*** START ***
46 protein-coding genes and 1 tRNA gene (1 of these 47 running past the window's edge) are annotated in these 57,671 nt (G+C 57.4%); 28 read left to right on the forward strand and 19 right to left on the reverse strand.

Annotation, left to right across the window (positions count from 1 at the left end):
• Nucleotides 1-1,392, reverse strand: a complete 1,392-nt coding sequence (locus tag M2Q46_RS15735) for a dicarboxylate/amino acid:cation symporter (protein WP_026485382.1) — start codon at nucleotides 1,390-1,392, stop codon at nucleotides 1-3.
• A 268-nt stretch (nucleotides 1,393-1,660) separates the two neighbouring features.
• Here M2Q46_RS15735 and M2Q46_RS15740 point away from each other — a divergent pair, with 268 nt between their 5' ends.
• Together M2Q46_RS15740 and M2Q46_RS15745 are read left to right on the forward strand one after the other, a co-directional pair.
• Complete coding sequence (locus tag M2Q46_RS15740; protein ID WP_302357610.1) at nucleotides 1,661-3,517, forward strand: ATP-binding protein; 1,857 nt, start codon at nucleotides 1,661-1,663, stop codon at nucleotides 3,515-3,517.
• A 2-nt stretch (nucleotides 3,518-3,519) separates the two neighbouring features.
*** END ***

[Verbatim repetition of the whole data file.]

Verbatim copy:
46 protein-coding genes and 1 tRNA gene (1 of these 47 running past the window's edge) are annotated in these 57,671 nt (G+C 57.4%); 28 read left to right on the forward strand and 19 right to left on the reverse strand.

Annotation, left to right across the window (positions count from 1 at the left end):
• Nucleotides 1-1,392, reverse strand: a complete 1,392-nt coding sequence (locus tag M2Q46_RS15735) for a dicarboxylate/amino acid:cation symporter (protein WP_026485382.1) — start codon at nucleotides 1,390-1,392, stop codon at nucleotides 1-3.
• A 268-nt stretch (nucleotides 1,393-1,660) separates the two neighbouring features.
• Here M2Q46_RS15735 and M2Q46_RS15740 point away from each other — a divergent pair, with 268 nt between their 5' ends.
• Together M2Q46_RS15740 and M2Q46_RS15745 are read left to right on the forward strand one after the other, a co-directional pair.
• Complete coding sequence (locus tag M2Q46_RS15740; protein ID WP_302357610.1) at nucleotides 1,661-3,517, forward strand: ATP-binding protein; 1,857 nt, start codon at nucleotides 1,661-1,663, stop codon at nucleotides 3,515-3,517.
• A 2-nt stretch (nucleotides 3,518-3,519) separates the two neighbouring features.